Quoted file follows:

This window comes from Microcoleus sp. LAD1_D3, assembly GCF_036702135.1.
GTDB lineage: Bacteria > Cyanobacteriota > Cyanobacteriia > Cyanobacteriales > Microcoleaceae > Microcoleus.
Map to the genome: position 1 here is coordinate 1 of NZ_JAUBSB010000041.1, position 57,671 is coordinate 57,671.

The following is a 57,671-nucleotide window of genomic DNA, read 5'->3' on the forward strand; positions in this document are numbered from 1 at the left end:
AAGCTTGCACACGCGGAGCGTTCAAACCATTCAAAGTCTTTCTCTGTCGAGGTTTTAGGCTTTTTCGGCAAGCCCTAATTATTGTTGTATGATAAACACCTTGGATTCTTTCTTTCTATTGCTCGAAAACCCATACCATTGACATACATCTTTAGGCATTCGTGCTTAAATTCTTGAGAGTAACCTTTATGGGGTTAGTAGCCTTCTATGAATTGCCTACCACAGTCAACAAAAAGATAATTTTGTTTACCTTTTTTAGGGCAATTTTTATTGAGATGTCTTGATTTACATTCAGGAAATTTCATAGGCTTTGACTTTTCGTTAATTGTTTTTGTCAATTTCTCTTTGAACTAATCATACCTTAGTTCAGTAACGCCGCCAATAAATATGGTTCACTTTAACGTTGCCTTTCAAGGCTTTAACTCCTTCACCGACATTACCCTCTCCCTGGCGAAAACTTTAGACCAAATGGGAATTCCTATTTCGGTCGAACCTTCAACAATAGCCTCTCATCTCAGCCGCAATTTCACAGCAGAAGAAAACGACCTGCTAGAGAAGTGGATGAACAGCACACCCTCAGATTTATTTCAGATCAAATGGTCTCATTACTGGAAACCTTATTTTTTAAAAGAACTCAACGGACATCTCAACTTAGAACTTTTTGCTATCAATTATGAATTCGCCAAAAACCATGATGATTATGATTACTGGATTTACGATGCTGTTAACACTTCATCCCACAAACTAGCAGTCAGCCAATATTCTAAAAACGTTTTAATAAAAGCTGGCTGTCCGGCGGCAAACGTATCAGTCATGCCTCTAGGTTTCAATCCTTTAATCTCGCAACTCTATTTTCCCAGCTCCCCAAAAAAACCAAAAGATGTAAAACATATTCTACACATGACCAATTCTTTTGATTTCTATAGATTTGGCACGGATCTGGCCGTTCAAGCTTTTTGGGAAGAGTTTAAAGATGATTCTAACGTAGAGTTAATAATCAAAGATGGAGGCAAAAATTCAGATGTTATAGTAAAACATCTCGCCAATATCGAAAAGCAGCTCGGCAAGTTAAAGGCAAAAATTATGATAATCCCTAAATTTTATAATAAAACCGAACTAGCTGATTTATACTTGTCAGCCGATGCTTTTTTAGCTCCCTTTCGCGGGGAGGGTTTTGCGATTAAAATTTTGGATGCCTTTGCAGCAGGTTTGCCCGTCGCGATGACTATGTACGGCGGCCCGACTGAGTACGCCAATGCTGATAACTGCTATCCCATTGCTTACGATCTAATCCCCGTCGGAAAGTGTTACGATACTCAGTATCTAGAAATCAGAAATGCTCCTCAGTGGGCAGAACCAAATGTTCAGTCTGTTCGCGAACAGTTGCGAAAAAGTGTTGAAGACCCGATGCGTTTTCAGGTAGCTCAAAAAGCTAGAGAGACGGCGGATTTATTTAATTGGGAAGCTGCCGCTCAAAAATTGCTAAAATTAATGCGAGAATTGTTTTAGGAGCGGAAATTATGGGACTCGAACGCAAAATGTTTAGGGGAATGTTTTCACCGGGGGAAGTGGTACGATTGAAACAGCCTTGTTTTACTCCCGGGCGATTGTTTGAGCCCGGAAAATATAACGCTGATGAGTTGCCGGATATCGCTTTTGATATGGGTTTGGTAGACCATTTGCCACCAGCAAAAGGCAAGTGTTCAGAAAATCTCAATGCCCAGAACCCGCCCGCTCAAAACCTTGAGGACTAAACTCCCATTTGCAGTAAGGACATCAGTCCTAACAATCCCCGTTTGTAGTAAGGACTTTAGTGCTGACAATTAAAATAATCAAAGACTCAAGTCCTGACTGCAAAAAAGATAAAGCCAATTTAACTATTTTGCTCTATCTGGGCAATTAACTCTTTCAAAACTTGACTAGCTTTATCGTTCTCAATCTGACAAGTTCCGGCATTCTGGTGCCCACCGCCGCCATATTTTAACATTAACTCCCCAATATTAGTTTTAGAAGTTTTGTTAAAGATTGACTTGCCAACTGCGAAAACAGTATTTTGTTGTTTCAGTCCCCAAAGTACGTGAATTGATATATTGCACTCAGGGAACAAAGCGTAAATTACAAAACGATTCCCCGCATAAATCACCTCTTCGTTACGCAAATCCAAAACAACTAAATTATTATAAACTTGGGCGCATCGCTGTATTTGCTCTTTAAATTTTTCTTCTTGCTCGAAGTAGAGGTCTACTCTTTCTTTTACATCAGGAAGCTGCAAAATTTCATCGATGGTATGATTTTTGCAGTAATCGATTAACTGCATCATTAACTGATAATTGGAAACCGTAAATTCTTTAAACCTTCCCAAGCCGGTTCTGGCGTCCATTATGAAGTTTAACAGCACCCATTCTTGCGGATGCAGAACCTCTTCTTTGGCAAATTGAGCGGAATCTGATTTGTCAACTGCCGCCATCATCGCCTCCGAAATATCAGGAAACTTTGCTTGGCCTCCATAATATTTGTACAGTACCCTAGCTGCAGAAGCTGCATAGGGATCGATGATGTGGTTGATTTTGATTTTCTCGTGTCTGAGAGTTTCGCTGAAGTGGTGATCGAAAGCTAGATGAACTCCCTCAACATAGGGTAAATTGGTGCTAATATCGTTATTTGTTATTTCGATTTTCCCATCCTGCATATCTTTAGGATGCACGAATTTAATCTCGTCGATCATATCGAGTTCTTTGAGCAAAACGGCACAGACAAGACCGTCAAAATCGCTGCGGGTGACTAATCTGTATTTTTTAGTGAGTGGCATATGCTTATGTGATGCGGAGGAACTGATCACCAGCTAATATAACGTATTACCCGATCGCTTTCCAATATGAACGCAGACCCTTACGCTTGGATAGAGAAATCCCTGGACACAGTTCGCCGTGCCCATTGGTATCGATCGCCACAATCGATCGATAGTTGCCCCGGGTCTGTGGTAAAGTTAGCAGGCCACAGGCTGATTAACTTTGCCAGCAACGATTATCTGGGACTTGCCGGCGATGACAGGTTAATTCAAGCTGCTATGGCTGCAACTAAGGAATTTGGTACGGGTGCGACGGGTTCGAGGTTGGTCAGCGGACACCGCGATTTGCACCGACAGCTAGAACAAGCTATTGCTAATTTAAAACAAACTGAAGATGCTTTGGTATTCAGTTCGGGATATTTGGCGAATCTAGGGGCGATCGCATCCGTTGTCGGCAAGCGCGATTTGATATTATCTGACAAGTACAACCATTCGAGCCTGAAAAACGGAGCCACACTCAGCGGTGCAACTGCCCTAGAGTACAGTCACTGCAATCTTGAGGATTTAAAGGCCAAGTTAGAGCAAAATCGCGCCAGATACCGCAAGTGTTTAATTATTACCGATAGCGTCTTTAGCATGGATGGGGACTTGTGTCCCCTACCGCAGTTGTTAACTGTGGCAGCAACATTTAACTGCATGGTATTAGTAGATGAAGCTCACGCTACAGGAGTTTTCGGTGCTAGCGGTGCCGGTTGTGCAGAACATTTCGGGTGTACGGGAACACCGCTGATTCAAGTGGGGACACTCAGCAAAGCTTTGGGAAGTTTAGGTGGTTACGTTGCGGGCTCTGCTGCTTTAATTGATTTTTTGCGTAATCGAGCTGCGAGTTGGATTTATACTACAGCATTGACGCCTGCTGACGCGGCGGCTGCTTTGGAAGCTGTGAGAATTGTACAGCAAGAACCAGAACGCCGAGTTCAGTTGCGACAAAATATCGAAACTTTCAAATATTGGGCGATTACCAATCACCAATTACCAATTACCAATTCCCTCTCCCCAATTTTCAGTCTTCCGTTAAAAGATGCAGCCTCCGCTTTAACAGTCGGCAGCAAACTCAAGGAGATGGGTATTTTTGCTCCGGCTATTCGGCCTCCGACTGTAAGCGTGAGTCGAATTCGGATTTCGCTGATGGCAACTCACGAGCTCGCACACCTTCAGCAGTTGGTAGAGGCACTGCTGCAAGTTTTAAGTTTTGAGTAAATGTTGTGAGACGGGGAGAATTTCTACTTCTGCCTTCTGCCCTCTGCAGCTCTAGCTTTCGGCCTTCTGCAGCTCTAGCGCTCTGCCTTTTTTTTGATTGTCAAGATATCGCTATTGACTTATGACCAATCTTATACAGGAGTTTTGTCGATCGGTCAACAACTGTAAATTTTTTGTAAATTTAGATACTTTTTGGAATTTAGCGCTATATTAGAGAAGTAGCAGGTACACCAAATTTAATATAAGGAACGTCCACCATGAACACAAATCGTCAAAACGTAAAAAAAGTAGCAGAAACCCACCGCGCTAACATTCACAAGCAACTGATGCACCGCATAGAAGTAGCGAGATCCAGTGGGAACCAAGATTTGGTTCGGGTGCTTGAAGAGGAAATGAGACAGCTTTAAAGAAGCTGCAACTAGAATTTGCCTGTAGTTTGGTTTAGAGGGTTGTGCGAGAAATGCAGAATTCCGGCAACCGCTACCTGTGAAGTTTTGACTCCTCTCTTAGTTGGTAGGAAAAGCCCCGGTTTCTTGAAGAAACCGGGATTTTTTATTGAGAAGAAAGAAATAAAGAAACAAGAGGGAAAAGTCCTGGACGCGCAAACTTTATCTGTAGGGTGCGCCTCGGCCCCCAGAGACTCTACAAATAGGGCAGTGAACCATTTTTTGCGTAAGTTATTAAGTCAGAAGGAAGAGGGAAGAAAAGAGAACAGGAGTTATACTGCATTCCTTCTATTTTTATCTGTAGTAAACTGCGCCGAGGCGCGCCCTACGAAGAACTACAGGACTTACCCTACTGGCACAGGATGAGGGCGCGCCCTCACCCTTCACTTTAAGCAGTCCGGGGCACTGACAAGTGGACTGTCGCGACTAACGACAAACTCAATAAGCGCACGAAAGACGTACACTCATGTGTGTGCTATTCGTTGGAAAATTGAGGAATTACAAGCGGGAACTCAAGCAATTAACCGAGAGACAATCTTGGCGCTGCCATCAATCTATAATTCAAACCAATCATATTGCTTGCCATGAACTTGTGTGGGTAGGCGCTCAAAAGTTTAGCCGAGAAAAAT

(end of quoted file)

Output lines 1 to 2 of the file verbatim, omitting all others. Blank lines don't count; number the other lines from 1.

This window comes from Microcoleus sp. LAD1_D3, assembly GCF_036702135.1.
GTDB lineage: Bacteria > Cyanobacteriota > Cyanobacteriia > Cyanobacteriales > Microcoleaceae > Microcoleus.